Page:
What that means is that in order to “harvest” those $2,200 in tax-losses, you’ll need to sell all $7,000 of your $VEMAX. At that point, you’d have $2,200 in capital losses sitting in your capital pool (think mana pool from Magic the Gathering) that you have until the end of the year to use.
And that’s it actually. If you did nothing else, then you’d end the year with -$2,200 in capital gains for the year. This has a different term – capital loss. You can file this on your taxes and use it the following year if you want.
There is no limit on the amount of “carryover capital loss” you can carry over each year. For instance, you could carry over $3k one year, $5k another year, and $10k the year after for a total of $18k in capital gains losses. You can use those over any number of years, but would only be able to use $3,000 in carryover capital losses per year.
In this particular case, I’d say do exactly that! File this capital loss of -$2,200 on your taxes for the year. Then in the following year, you can use that money to offset dividends again.
There is no limit to the number of years you can use this carry over either. You could offset gains as long as that carry over lasts (and as long as you keep your taxes organized to reflect it).
Reducing Taxes Even Further
There is another option though – using this $3,000 (-$2,000 ST / -$1,000 LT left) right now. Take a look at your $VTSAX investment:
$VTSAX: $43,000 invested, +$1,000 in unrealized short-term capital gains, +$2,000 in unrealized long-term long-term gains
It has $3,000 in unrealized capital gains – which just means that the fund had increased in value but you haven’t sold any of it (realized those gains).
On that $800, you’ll pay whatever your short-term capital gains tax rate is – which is quite often 22%. That means you’d pay $176 in taxes one tax season rolls around. This is because when applying capital losses, they are applied to your long-term gains first, then to your short-term gains (unfortunately).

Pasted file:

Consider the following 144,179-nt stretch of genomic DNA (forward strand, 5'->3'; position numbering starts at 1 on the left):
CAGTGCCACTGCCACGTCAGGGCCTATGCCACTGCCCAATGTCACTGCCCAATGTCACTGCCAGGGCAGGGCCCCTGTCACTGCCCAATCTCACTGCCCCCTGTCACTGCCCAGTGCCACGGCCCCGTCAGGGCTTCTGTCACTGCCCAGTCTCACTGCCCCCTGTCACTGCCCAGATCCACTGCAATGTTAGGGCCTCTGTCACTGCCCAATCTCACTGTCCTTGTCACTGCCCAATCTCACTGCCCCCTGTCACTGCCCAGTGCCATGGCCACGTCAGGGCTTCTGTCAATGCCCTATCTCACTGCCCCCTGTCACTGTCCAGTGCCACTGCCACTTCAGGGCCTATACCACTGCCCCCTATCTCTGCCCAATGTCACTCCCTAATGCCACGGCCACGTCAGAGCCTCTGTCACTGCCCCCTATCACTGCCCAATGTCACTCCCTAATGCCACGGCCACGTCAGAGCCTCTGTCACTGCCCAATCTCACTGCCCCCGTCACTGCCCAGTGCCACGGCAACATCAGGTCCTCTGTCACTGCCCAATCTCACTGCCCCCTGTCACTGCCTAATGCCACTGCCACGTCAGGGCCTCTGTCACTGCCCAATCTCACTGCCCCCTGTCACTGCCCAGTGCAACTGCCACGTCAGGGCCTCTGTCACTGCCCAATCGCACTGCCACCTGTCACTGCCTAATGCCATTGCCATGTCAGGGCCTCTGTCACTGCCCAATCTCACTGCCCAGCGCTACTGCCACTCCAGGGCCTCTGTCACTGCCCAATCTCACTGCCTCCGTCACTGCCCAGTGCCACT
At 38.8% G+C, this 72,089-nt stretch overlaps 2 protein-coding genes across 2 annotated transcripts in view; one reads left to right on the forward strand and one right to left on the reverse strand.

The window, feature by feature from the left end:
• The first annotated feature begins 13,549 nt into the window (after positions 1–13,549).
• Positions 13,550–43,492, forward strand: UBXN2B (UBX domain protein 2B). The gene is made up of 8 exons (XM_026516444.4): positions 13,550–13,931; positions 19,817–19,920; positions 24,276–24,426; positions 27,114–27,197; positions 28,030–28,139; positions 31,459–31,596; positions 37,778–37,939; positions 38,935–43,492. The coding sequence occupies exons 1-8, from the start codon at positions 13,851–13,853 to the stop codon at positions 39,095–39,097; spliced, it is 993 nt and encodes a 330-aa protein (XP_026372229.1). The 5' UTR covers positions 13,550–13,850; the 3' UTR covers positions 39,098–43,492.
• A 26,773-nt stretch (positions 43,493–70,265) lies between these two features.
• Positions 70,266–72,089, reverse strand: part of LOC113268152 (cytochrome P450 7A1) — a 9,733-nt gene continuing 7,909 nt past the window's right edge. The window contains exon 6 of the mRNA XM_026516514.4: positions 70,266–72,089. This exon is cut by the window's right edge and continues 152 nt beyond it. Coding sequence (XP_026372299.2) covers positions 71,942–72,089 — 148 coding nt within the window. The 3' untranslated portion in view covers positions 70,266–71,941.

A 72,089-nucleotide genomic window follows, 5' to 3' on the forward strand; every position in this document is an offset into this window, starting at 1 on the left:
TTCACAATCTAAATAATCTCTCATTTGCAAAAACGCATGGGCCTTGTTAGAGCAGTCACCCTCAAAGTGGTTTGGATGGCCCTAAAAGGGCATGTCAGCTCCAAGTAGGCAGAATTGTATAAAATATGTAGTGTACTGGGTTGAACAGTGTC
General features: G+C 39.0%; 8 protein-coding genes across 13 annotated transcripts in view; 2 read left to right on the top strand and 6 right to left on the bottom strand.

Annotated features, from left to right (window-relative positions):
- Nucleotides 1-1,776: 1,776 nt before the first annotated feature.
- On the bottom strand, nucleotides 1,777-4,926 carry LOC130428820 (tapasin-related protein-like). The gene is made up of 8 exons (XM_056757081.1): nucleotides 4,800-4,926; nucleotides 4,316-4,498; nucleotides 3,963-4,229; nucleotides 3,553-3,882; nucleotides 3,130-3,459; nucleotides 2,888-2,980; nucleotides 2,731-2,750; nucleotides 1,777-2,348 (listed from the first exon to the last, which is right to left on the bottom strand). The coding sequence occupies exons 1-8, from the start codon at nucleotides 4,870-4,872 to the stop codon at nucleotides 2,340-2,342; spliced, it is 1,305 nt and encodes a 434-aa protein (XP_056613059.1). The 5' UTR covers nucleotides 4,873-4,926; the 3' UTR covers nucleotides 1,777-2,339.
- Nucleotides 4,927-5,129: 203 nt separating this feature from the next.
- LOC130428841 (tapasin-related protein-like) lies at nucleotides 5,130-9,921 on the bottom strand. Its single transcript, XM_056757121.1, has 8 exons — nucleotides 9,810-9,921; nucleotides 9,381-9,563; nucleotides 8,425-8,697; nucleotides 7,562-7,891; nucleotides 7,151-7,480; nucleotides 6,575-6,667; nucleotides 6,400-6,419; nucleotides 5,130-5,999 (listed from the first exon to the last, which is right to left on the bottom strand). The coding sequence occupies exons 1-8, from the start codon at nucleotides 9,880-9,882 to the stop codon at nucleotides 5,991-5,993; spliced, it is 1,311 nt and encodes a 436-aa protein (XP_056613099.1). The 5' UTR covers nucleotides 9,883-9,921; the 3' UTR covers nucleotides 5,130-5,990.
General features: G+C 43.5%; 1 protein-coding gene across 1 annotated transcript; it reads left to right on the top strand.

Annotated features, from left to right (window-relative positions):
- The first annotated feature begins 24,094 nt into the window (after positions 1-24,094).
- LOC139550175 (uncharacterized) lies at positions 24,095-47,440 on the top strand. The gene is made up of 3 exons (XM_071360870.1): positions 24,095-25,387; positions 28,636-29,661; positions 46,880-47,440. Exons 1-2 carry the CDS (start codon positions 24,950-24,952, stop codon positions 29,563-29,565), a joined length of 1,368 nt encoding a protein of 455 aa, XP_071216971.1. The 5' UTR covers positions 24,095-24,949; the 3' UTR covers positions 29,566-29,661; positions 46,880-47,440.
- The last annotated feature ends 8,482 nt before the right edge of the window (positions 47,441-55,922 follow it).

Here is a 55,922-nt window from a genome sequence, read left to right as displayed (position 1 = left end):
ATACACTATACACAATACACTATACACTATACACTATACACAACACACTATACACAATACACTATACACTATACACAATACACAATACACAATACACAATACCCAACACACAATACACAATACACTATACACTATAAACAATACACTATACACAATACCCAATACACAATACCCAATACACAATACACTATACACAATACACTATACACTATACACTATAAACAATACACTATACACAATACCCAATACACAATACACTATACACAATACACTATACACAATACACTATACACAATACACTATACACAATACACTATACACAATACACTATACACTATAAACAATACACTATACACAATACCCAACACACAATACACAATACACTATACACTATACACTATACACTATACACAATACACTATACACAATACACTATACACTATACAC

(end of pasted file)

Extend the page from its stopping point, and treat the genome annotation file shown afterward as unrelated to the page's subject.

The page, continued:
What if instead, you sold exactly enough to not need to pay taxes? In other words, you’d want to sell more than $0 and less than $43,000 of your $VTSAX so that you didn’t need to pay that high ordinary income tax rate for any gains. How much would you have to sell?
Turns out you need to do a little math for this. You want to sell exactly $2,200 of your $3,000 in capital gains. That means that you’d want to sell:
So, since $2,200 is 73.3333% of our total potential gains, we’d need to sell 73.3333% of our total $VTSAX to balance things out.
You’ll notice the unrealized short-term and long-term gains have gone down proportionately. If you do the quick math, you’ll see where things add up, starting with short-term gains.
Offset short-term capital gains
So of the possible $1,000 in short-term gains if we had sold everything, we sold enough to cover $733.33 of it. Next, we can look at long-term gains to see how much of our $2,000 we used on them.
Offset long-term capital gains
After selling $VEMAX we had an extra $2,200. If you add these up, you’ll see we’re right on track, or well, close enough.
Total capital gains offset
In other words, you sold $31,533.19, realized $733.33 in short-term capital gains and realized $1,466.66 in long-term capital gains. Those $2,200 in capital gains were offset by your sale of $VEMAX for -$2,200 during the same year.
So now that you’ve sold your $VTSAX (US Stock market fund) and your $VEMAX (Emerging market fund) what do you do next? If you’re like me you immediately would want to jump back into the exact same fund to bring your asset allocation back to your target zone. Unfortunately, that’s not possible.
Remember the wash rule we talked about earlier? This one?
Wash Sale Rule: If you sell a fund for a loss (to tax-loss harvest it) you may not re-buy a substantially identical fund for 30 days.
Turns out banks actually care about that. Here’s an experience I had where I was stung by it.
A Wash Sale Story